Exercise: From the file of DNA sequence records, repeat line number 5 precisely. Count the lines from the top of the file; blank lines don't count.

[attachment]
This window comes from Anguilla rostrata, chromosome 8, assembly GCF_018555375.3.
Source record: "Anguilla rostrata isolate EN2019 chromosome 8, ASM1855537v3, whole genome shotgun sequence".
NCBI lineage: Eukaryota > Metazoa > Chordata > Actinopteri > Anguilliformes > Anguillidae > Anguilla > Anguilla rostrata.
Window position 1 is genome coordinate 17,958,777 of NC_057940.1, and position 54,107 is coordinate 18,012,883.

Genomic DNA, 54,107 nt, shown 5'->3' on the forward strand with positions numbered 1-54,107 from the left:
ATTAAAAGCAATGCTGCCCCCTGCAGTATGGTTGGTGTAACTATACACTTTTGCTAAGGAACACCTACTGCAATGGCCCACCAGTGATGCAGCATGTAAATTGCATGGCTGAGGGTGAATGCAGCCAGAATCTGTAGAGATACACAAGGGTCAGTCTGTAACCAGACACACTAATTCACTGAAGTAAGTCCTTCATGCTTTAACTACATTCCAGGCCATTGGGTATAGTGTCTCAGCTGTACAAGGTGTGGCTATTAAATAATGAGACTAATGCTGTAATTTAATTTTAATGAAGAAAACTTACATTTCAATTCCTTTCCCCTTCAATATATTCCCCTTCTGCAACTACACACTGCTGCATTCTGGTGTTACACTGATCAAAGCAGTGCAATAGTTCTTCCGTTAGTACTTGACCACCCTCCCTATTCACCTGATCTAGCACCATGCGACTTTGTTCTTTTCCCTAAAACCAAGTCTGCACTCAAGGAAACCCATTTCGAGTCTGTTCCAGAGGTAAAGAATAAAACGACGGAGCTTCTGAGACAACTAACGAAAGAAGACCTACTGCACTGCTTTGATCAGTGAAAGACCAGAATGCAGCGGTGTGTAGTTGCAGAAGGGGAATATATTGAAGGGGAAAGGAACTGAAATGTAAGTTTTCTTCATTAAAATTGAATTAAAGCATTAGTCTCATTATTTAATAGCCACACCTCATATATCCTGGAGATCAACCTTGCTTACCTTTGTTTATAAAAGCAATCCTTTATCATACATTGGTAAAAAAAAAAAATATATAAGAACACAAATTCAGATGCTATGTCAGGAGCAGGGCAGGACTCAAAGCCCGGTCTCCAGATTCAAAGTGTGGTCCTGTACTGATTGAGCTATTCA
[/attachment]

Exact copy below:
Genomic DNA, 54,107 nt, shown 5'->3' on the forward strand with positions numbered 1-54,107 from the left: